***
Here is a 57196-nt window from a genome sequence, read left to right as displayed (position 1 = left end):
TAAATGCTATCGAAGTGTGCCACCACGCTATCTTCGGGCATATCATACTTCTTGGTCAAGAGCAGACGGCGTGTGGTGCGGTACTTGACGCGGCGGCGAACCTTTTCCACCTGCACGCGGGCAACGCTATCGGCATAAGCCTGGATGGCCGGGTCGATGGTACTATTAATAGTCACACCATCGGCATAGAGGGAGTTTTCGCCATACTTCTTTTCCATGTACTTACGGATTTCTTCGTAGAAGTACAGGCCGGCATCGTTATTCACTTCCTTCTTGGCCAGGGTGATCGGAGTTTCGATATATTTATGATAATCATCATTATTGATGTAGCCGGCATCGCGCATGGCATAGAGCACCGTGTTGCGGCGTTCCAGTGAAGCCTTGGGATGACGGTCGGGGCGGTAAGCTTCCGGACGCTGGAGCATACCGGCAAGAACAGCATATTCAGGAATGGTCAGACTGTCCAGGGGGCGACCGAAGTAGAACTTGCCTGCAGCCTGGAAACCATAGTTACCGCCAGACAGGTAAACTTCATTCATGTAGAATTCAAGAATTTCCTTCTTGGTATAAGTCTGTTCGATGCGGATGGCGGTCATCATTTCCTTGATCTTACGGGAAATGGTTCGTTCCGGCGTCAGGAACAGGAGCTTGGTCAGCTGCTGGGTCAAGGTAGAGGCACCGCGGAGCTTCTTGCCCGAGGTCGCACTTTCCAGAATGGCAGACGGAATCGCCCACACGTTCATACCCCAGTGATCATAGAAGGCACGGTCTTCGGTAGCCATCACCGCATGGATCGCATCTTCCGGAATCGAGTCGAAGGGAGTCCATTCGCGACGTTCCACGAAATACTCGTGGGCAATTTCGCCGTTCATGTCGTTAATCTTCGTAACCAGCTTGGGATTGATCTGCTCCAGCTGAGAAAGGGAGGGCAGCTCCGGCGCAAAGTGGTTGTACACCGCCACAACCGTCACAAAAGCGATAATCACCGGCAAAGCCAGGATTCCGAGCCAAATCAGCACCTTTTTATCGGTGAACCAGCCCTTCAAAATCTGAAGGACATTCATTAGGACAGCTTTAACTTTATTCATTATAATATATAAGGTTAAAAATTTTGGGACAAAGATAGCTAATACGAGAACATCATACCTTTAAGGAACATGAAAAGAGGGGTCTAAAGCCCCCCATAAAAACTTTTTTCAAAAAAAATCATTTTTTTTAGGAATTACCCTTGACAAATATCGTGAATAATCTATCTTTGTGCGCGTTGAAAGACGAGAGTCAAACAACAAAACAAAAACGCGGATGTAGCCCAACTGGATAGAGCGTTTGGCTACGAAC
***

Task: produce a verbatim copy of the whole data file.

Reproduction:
Here is a 57196-nt window from a genome sequence, read left to right as displayed (position 1 = left end):
TAAATGCTATCGAAGTGTGCCACCACGCTATCTTCGGGCATATCATACTTCTTGGTCAAGAGCAGACGGCGTGTGGTGCGGTACTTGACGCGGCGGCGAACCTTTTCCACCTGCACGCGGGCAACGCTATCGGCATAAGCCTGGATGGCCGGGTCGATGGTACTATTAATAGTCACACCATCGGCATAGAGGGAGTTTTCGCCATACTTCTTTTCCATGTACTTACGGATTTCTTCGTAGAAGTACAGGCCGGCATCGTTATTCACTTCCTTCTTGGCCAGGGTGATCGGAGTTTCGATATATTTATGATAATCATCATTATTGATGTAGCCGGCATCGCGCATGGCATAGAGCACCGTGTTGCGGCGTTCCAGTGAAGCCTTGGGATGACGGTCGGGGCGGTAAGCTTCCGGACGCTGGAGCATACCGGCAAGAACAGCATATTCAGGAATGGTCAGACTGTCCAGGGGGCGACCGAAGTAGAACTTGCCTGCAGCCTGGAAACCATAGTTACCGCCAGACAGGTAAACTTCATTCATGTAGAATTCAAGAATTTCCTTCTTGGTATAAGTCTGTTCGATGCGGATGGCGGTCATCATTTCCTTGATCTTACGGGAAATGGTTCGTTCCGGCGTCAGGAACAGGAGCTTGGTCAGCTGCTGGGTCAAGGTAGAGGCACCGCGGAGCTTCTTGCCCGAGGTCGCACTTTCCAGAATGGCAGACGGAATCGCCCACACGTTCATACCCCAGTGATCATAGAAGGCACGGTCTTCGGTAGCCATCACCGCATGGATCGCATCTTCCGGAATCGAGTCGAAGGGAGTCCATTCGCGACGTTCCACGAAATACTCGTGGGCAATTTCGCCGTTCATGTCGTTAATCTTCGTAACCAGCTTGGGATTGATCTGCTCCAGCTGAGAAAGGGAGGGCAGCTCCGGCGCAAAGTGGTTGTACACCGCCACAACCGTCACAAAAGCGATAATCACCGGCAAAGCCAGGATTCCGAGCCAAATCAGCACCTTTTTATCGGTGAACCAGCCCTTCAAAATCTGAAGGACATTCATTAGGACAGCTTTAACTTTATTCATTATAATATATAAGGTTAAAAATTTTGGGACAAAGATAGCTAATACGAGAACATCATACCTTTAAGGAACATGAAAAGAGGGGTCTAAAGCCCCCCATAAAAACTTTTTTCAAAAAAAATCATTTTTTTTAGGAATTACCCTTGACAAATATCGTGAATAATCTATCTTTGTGCGCGTTGAAAGACGAGAGTCAAACAACAAAACAAAAACGCGGATGTAGCCCAACTGGATAGAGCGTTTGGCTACGAAC